Develop a Mindfulness Practice With Support From Your Local Library

How libraries can help you feel happier, calmer, and more focused

You may have heard the term mindfulness tossed around even if though you may not have known what this self-care practice involves. Perhaps you imagined a person sitting cross-legged and chanting Om with their eyes closed. While meditation is one of the most commonly practiced mindfulness techniques, plenty of others are worth trying, and you can learn about them all at your local library.

Public libraries are the perfect environment in which to practice mindfulness. Libraries are naturally quiet, relaxing environments where people go to read, learn, and escape from everyday life. People from all walks of life can go in and enjoy a safe, welcoming environment and use a wealth of resources for free (or nearly free). Accessibility is the priority! So, what better place to go to explore the concept of mindfulness? With the help of your neighborhood library, you can start exploring mindfulness activities today to become a more Zen version of yourself tomorrow.

What's the Deal With Mindfulness?

Simply put, mindfulness is being fully present and giving all of your attention to what you are experiencing in the current moment. Sounds pretty basic, right? However, you might be surprised to learn how often your mind wanders throughout the day, perhaps even distracting you when you are trying to focus. While this can be incredibly frustrating, especially if you are trying to work or study, it is perfectly natural. With your attention being diverted constantly from one thing to another, your mind starts to lose its ability to concentrate.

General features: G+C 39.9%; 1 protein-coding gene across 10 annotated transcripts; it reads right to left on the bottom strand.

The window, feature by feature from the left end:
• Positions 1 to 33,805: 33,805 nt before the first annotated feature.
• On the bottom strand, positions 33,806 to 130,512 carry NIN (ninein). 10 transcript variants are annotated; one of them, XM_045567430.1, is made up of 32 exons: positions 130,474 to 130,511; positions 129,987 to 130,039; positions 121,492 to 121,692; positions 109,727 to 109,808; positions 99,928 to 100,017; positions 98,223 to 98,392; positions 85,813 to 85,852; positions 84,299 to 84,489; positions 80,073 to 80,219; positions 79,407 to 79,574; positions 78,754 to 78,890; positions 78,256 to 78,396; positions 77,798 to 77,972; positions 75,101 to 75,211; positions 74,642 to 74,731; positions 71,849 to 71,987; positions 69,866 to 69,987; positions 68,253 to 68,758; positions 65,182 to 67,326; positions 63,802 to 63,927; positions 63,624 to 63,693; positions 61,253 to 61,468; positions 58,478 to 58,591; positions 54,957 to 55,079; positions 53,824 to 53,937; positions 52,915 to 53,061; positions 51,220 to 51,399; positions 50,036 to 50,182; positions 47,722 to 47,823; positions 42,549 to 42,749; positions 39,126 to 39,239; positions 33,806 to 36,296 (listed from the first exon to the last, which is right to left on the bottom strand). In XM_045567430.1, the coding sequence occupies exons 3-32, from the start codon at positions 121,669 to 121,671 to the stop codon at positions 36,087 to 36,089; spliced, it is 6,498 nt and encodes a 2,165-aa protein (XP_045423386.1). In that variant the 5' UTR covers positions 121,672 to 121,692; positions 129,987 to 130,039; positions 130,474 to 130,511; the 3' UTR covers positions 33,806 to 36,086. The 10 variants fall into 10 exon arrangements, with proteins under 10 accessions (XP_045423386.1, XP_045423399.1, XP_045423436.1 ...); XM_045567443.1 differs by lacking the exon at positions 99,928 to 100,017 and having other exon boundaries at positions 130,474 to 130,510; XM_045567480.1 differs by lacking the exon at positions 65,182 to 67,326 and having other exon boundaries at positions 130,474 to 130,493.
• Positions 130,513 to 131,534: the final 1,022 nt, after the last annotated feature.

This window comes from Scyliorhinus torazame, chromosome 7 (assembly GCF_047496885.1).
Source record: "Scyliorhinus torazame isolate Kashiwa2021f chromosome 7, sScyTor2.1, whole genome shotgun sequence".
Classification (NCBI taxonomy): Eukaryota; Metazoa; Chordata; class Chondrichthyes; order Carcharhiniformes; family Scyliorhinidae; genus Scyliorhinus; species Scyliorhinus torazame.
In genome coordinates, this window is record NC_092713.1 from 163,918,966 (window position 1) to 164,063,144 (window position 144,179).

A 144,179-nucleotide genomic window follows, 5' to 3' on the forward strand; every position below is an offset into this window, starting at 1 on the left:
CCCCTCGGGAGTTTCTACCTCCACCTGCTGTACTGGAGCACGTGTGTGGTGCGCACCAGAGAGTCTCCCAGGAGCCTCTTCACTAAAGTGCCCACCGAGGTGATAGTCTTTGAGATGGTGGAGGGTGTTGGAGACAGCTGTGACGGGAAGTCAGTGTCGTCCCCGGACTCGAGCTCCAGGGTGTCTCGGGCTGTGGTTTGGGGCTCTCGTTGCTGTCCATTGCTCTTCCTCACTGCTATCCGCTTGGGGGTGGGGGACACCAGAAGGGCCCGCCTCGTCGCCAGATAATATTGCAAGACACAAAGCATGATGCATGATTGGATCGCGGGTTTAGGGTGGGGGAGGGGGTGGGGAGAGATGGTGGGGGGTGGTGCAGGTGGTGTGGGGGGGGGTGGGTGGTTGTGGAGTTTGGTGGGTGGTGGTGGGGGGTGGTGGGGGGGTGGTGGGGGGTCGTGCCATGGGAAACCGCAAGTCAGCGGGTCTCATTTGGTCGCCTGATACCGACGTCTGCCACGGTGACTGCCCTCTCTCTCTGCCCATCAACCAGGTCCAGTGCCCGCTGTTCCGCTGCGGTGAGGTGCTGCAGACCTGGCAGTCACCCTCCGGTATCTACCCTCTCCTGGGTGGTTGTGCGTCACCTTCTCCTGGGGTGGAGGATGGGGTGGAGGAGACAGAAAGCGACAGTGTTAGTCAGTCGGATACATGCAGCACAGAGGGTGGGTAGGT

Want to take back control? Start a mindfulness practice and stick with it. Yes, your mind will wander (a lot!) in the beginning. Seriously, it’s like herding cats. But, just keep practicing. Over time, you will be amazed at how much easier it gets. 

The Top Benefits of a Mindfulness Practice

In times of unprecedented stress levels, it is extremely important to take care of your mental health. A mindfulness practice may be just what you need to fortify your self-care toolbox and tackle stress. Being able to twist yourself into a pretzel or take a vow of silence is completely optional. 

 

Some of the top benefits of starting a mindfulness practice are:

 

  • Alleviating anxiety – Feeling anxious and worried seems to be a normal state of existence for many people today. Mindfulness teaches you to focus on the present moment, so it’s a simple but powerful tool for reducing anxious feelings.
  • Increasing your mental focus – Chronic stress can take a toll on your memory and attention. Brain fog makes tasks more challenging. It can interfere with working, studying, or even brushing up your resume for new opportunities. Practicing mindfulness can help increase your attention span, which is excellent for enhancing your work and school performance.
  • Boosting your immunity – When you are stressed, your immune system can take a hit. By calming your mind with mindfulness techniques, you can help reduce inflammation and strengthen immune function. A study published in the Annals of New York Academy of Sciences showed a relationship between mindfulness meditation, inflammation, and immunity.